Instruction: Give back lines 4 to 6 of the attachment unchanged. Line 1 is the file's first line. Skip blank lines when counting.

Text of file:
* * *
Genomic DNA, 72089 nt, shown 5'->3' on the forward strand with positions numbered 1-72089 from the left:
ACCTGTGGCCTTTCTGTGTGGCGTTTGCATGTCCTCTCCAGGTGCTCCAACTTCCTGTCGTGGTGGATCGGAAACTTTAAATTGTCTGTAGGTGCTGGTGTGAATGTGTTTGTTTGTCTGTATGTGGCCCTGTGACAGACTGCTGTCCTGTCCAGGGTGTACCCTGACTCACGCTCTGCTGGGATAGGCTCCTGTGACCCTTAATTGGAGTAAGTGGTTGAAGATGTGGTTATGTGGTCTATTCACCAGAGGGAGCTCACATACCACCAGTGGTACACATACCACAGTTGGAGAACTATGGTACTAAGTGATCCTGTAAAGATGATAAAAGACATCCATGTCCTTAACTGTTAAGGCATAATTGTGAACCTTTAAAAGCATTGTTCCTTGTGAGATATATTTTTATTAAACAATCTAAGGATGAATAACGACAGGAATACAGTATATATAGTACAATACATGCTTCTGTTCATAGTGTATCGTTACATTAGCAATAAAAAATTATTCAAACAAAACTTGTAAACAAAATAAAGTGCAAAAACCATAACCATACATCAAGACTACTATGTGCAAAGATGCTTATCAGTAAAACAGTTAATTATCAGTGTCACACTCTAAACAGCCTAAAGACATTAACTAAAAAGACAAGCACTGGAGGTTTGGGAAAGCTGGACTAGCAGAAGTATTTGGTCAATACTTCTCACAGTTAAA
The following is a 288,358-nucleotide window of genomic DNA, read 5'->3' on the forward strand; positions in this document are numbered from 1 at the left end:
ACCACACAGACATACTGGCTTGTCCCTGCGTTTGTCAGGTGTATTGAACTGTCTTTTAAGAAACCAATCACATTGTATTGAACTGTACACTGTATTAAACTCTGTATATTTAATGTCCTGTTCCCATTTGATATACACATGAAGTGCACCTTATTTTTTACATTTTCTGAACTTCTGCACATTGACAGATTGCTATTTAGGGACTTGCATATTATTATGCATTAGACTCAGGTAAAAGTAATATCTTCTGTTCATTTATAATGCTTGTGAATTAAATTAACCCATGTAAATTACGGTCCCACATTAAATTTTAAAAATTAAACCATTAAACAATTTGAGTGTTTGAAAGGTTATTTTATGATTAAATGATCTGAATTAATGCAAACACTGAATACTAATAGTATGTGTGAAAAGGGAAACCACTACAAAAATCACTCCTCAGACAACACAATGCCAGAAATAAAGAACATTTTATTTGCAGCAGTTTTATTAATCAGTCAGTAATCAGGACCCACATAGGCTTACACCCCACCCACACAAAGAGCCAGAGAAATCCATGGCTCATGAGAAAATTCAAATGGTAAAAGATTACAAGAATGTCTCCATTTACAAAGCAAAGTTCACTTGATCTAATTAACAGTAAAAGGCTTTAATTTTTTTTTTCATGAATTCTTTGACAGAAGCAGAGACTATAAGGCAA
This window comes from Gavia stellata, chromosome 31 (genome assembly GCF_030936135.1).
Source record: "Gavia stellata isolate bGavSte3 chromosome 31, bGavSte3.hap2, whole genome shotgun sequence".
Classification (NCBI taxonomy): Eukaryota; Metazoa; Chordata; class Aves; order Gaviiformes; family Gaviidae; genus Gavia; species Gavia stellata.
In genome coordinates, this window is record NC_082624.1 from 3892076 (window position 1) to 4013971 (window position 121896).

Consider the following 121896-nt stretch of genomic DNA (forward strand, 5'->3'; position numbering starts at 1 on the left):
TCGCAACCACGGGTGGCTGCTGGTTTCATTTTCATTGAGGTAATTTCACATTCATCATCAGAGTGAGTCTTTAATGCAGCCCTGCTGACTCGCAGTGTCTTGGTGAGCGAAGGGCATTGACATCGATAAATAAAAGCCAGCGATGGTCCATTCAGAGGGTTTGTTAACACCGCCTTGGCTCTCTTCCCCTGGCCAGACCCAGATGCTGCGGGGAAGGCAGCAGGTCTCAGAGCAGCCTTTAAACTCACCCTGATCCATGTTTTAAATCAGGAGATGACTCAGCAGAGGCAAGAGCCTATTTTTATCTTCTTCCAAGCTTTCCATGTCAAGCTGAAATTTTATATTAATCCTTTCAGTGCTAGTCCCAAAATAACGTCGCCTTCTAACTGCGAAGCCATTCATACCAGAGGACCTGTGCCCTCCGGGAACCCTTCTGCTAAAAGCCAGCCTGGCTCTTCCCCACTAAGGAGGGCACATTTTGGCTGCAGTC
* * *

ACCACACAGACATACTGGCTTGTCCCTGCGTTTGTCAGGTGTATTGAACTGTCTTTTAAGAAACCAATCACATTGTATTGAACTGTACACTGTATTAAACTCTGTATATTTAATGTCCTGTTCCCATTTGATATACACATGAAGTGCACCTTATTTTTTACATTTTCTGAACTTCTGCACATTGACAGATTGCTATTTAGGGACTTGCATATTATTATGCATTAGACTCAGGTAAAAGTAATATCTTCTGTTCATTTATAATGCTTGTGAATTAAATTAACCCATGTAAATTACGGTCCCACATTAAATTTTAAAAATTAAACCATTAAACAATTTGAGTGTTTGAAAGGTTATTTTATGATTAAATGATCTGAATTAATGCAAACACTGAATACTAATAGTATGTGTGAAAAGGGAAACCACTACAAAAATCACTCCTCAGACAACACAATGCCAGAAATAAAGAACATTTTATTTGCAGCAGTTTTATTAATCAGTCAGTAATCAGGACCCACATAGGCTTACACCCCACCCACACAAAGAGCCAGAGAAATCCATGGCTCATGAGAAAATTCAAATGGTAAAAGATTACAAGAATGTCTCCATTTACAAAGCAAAGTTCACTTGATCTAATTAACAGTAAAAGGCTTTAATTTTTTTTTTCATGAATTCTTTGACAGAAGCAGAGACTATAAGGCAA
This window comes from Gavia stellata, chromosome 31 (genome assembly GCF_030936135.1).
Source record: "Gavia stellata isolate bGavSte3 chromosome 31, bGavSte3.hap2, whole genome shotgun sequence".